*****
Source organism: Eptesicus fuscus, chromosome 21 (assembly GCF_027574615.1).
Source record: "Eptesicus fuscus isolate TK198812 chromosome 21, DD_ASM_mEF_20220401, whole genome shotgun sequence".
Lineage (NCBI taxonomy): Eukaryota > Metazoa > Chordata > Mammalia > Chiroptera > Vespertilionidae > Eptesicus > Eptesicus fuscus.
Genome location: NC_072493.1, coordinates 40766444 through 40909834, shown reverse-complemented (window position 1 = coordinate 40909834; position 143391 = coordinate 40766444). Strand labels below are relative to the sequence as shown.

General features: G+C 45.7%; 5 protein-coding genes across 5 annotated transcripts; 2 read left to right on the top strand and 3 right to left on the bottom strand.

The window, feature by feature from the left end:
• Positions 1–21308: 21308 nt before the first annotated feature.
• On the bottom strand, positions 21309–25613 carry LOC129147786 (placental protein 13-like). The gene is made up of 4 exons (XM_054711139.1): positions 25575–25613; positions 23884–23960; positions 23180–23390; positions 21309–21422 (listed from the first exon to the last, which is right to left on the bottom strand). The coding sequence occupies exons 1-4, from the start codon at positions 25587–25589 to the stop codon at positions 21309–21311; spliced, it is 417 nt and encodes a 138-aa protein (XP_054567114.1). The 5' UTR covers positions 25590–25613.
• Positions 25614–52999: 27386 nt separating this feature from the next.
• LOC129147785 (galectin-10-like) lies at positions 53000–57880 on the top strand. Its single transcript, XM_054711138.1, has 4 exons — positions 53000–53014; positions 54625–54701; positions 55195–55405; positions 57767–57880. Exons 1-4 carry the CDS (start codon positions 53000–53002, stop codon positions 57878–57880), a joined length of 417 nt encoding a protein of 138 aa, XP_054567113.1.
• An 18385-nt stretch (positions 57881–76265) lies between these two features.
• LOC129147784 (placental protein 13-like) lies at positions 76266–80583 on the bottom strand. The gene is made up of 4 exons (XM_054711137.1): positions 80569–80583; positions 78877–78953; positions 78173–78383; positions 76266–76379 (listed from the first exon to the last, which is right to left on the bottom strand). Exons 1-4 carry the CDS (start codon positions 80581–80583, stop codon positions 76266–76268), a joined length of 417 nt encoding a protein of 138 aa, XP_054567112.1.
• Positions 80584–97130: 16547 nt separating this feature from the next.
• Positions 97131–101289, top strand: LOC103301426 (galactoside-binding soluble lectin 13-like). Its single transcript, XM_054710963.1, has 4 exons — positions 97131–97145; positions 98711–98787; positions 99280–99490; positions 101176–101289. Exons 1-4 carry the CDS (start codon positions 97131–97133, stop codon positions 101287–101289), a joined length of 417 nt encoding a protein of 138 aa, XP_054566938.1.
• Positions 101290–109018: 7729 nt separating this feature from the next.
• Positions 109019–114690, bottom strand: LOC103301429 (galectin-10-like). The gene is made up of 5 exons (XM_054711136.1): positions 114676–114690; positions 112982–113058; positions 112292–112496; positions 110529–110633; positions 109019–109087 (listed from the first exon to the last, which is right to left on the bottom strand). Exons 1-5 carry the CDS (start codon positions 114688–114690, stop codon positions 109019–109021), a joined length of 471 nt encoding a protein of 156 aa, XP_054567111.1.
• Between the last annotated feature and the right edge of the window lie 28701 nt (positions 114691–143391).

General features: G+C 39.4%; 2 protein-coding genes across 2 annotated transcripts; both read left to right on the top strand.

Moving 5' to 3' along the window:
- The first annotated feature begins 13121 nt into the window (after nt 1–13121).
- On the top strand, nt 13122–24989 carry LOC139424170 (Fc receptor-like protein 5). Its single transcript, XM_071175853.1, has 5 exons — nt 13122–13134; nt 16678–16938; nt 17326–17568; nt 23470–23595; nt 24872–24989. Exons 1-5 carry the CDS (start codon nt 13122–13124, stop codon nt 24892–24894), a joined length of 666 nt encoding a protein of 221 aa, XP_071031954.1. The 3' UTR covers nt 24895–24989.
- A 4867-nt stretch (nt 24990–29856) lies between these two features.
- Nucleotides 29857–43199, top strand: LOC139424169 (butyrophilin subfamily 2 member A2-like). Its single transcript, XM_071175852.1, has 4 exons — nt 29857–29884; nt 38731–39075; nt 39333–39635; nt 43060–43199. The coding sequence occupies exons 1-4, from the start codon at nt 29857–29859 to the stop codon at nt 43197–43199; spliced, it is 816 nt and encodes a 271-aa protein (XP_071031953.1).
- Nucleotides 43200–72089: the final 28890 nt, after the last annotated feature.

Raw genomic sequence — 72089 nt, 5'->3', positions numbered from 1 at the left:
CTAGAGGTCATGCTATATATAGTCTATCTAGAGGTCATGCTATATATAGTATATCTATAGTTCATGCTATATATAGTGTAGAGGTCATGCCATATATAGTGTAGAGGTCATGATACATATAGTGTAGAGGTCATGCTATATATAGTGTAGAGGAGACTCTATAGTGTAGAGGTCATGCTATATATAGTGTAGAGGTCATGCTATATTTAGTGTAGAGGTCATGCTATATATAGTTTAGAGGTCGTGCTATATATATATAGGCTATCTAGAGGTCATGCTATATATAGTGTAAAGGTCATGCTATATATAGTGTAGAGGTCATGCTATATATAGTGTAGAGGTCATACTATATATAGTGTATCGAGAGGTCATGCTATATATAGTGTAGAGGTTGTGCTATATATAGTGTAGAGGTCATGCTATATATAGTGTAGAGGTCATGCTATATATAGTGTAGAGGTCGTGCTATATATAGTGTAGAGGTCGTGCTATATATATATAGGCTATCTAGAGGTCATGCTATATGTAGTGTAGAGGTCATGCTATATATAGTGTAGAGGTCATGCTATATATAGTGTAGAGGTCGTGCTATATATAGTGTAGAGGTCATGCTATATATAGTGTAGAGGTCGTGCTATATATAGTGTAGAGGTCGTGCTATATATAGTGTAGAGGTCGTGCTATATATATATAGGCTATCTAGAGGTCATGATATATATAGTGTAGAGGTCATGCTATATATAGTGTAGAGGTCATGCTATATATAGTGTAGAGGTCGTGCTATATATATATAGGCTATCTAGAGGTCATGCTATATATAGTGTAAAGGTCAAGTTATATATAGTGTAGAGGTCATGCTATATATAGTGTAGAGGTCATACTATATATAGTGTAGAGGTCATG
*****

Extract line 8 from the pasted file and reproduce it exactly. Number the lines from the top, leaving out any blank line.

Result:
• On the bottom strand, positions 21309–25613 carry LOC129147786 (placental protein 13-like). The gene is made up of 4 exons (XM_054711139.1): positions 25575–25613; positions 23884–23960; positions 23180–23390; positions 21309–21422 (listed from the first exon to the last, which is right to left on the bottom strand). The coding sequence occupies exons 1-4, from the start codon at positions 25587–25589 to the stop codon at positions 21309–21311; spliced, it is 417 nt and encodes a 138-aa protein (XP_054567114.1). The 5' UTR covers positions 25590–25613.